Indiana Senate passes bill to protect veterans from discrimination

Men and women in the Armed Forces face numerous trials in the defense of their country. One issue they should not face, however, is discrimination in the workplace. In Indiana, a bill aimed at preventing workplace discrimination of veterans is making its way through the state's Congress. House Bill 1242 recently passed the state Senate and is that much closer to becoming law. The bill makes it illegal to refuse to employ an applicant based on his or her status as a veteran or to refuse to hire an applicant because he or she is a member of the Indiana National Guard or member of a reserve component.

The bill passed the Senate unanimously, 47-0, and is on its way back to the state House of Representatives for further consideration. Indiana has one of the highest National Guard forces in the country. In a press release issued after the vote, the bill's sponsor, Sen. Jim Banks, noted that data from the U.S. Congress Joint Economic Committee shows that veterans in Indiana have an unemployment rate of 20 percent, while non-veterans have an unemployment rate of 6.8 percent.

Federal protections already in place

It is already against federal law to discriminate against veterans because of their service. The Uniformed Services Employment and Reemployment Rights Act of 1994 guarantees military members the right to be treated equally to civilians who take similar leaves if they temporarily serve in the Armed Forces. So, for example, an employer cannot terminate an employee who serves in the Indiana National Guard solely because he or she is subsequently deployed overseas.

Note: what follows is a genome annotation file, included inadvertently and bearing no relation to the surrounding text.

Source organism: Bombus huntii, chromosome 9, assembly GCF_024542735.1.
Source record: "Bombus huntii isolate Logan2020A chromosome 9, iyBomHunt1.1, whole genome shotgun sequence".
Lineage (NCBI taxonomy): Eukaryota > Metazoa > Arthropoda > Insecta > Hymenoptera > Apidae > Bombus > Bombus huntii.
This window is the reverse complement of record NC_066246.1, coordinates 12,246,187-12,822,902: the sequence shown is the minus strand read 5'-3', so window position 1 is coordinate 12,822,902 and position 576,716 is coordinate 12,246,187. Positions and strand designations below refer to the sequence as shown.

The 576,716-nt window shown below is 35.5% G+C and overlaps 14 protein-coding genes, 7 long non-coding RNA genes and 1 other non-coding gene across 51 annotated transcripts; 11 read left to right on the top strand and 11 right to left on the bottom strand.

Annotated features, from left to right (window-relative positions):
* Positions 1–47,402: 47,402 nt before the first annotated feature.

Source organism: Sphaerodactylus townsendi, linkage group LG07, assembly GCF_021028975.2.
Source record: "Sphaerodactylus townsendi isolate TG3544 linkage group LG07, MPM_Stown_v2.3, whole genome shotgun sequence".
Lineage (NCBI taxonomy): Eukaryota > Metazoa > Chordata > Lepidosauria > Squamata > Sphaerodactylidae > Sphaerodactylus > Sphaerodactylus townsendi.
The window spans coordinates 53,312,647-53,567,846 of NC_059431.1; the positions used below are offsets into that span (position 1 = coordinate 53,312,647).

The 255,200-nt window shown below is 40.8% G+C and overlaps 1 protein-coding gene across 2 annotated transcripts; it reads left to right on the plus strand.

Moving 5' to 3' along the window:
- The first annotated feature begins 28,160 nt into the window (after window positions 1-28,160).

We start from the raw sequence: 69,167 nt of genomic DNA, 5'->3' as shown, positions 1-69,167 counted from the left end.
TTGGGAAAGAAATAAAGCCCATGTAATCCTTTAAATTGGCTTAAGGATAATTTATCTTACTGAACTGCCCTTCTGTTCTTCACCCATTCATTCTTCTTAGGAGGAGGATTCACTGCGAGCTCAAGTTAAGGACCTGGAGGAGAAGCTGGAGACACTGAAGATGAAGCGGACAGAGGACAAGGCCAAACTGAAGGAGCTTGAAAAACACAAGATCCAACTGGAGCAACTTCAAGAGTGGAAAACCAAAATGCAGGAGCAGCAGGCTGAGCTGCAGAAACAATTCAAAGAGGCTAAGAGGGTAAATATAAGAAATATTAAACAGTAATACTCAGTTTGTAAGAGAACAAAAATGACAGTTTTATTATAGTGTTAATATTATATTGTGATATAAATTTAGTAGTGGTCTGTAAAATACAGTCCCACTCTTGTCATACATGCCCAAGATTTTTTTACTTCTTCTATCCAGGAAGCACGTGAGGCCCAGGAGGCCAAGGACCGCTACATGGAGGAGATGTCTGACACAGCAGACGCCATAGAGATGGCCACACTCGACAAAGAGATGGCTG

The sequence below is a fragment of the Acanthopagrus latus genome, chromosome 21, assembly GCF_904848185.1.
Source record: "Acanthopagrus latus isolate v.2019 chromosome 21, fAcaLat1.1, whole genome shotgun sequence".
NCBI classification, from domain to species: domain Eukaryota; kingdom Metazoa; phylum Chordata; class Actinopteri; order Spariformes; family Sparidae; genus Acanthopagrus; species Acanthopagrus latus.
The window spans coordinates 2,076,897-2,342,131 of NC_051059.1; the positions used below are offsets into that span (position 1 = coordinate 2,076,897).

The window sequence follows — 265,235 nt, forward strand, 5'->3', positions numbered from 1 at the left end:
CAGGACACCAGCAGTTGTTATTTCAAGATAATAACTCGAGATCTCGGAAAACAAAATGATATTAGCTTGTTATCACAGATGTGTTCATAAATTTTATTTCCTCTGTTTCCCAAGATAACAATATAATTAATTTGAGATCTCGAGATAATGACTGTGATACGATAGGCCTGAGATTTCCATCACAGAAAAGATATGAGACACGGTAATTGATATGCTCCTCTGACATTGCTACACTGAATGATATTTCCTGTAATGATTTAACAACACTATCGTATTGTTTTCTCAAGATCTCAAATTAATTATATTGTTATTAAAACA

At the state level, legislators have supported the bill to further protect veterans from workplace discrimination. "This legislation sends a message that Indiana cares for its veterans and will continue to advocate for them," Sen. Banks said in his press release. The bill also specifically mentions reserve components of the armed forces, who may have to take time off of work for training or other duties.

Federal law also protects disabled veterans. For members of the Armed Services who have been wounded, either mentally or physically, an employer must provide reasonable accommodations to that employee. This may mean transferring the employee to less physically demanding day-to-day activities, for example, or maintaining a handicapped-accessible workspace.

Legal protections available

For veterans who believe they may have experienced discrimination, there are several legal remedies potentially available. A veteran who was unfairly terminated because of service may be able to obtain reinstatement to his or her position, recover back-pay and obtain other damages. Indiana veterans who believe they may have faced employment discrimination because of their service should contact an experienced Indiana employment law attorney to discuss legal options.